We have a houseful of guests this weekend so my sewing room has morphed into a guest room. Once home from Purple Stitches I’ll be turning my hand to some hand stitching 🙂 As luck would have it I started a little Blackwork bookmark project on Monday at our monthly craft group.
I like Blackwork, I first learned it as an off-shoot of cross stitch (my go to craft before I discovered patchwork). Blackwork (essentially filling stitched outlines with repeating patterns stitched in running stitch) has a long history and was particularly popular in Tudor times. Look at this portrait of Queen Elizabeth I, her sleeves and the bodice of her dress are covered in Blackwork. I found this portrait in a great book by Becky Hogg, published by the Royal School of Needlework in their Essential Stitch Guides series.
And moving smoothly (or should that be ‘seamlessly’?) into this week’s links:
Christa Watson has been sharing how she plans out the quilting designs she stitches over her quilts. This is a really comprehensive guide given as a guest post on Amy Smart’s blog, Diary of a Quilter.
Shannon Brinkley loves to talk fabrics and colour. In this blog post she explains the virtues of ‘monochromatic prints’.
Bobbie’s post has lots of handy piecing tips. She shows us how to make the first block in a sewing themed mystery quilt. The first block is a sewing machine.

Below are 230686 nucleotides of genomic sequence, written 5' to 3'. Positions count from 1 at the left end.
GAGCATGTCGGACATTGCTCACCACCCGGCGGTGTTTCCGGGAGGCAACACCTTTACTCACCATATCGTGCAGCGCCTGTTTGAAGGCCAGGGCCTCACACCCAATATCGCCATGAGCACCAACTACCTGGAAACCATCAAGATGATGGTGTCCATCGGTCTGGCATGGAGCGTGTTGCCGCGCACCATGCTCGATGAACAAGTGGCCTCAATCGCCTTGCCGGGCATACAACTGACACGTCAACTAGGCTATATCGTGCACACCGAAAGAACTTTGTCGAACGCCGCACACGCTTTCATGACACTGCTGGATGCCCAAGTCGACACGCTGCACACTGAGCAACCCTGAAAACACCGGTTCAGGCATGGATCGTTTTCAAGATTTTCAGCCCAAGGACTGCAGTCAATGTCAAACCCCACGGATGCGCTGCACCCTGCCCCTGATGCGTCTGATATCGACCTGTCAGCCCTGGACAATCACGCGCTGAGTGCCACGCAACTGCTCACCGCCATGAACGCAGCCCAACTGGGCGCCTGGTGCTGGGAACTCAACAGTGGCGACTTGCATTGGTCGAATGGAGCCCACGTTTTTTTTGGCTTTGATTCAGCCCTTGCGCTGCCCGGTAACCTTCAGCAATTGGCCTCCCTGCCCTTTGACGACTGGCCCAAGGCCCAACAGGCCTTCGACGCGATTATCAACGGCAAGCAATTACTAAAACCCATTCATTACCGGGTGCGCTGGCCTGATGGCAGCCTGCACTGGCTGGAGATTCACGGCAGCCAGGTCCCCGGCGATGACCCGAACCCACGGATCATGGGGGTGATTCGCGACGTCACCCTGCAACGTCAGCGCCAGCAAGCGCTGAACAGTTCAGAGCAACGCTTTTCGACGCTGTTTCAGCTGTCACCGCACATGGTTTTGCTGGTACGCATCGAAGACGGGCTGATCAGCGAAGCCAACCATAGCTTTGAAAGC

If you are in the USA and could be inspired to create a quilt to donate to one or other of the charities supported by Hands2Help you can find out more information from Sarah at her blog, Confessions of a Fabric Addict. Bernie gives a moving description of the work carried out by a hospital Palliative Care Team and the use they make of donated quilts.
Last week I was so determined to finish the I-Spy Shadow quilt that I didn’t have time to properly share some of the ins and outs and ups and downs of making this quilt. I’m taking an hour to catch my breath and to properly acquaint you with this quilt that popped up as a ‘finish’ in my previous blog post.
I hope you can see from the photo why this quilt is a ‘shadow quilt’? The regular positioning of the light and dark background fabrics gives the impression that the feature fabric squares are floating above the quilt and casting shadows. The forty-two feature fabric squares are novelty prints with images that could be used in a game of I-Spy.
I completed the top with a week to spare to my deadline but then had a bit of a hiatus, waiting to purchase some backing fabric from a local shop and a longer wait for some Quilters Dream Poly wadding to be delivered by post. I tried to make good use of this waiting time by first making a label for the quilt; secondly (once I’d been shopping) piecing the backing and attaching the label; and also making the binding.
This is how I generally make and attach quilt labels:
I use a computer to compose the label wording and print this onto plain paper. I then make use of a lightbox or a window to trace the wording onto a piece of fabric. I use a Micron fine tipped permanent marker pen.
I usually make a border for the label using some left over fabrics from the quilt top. Then I press a quarter inch seam under all around the edge and pin the label into place onto the backing fabric. I use a machine stitch – zig-zag or blanket stitch usually – and applique the label to the fabric.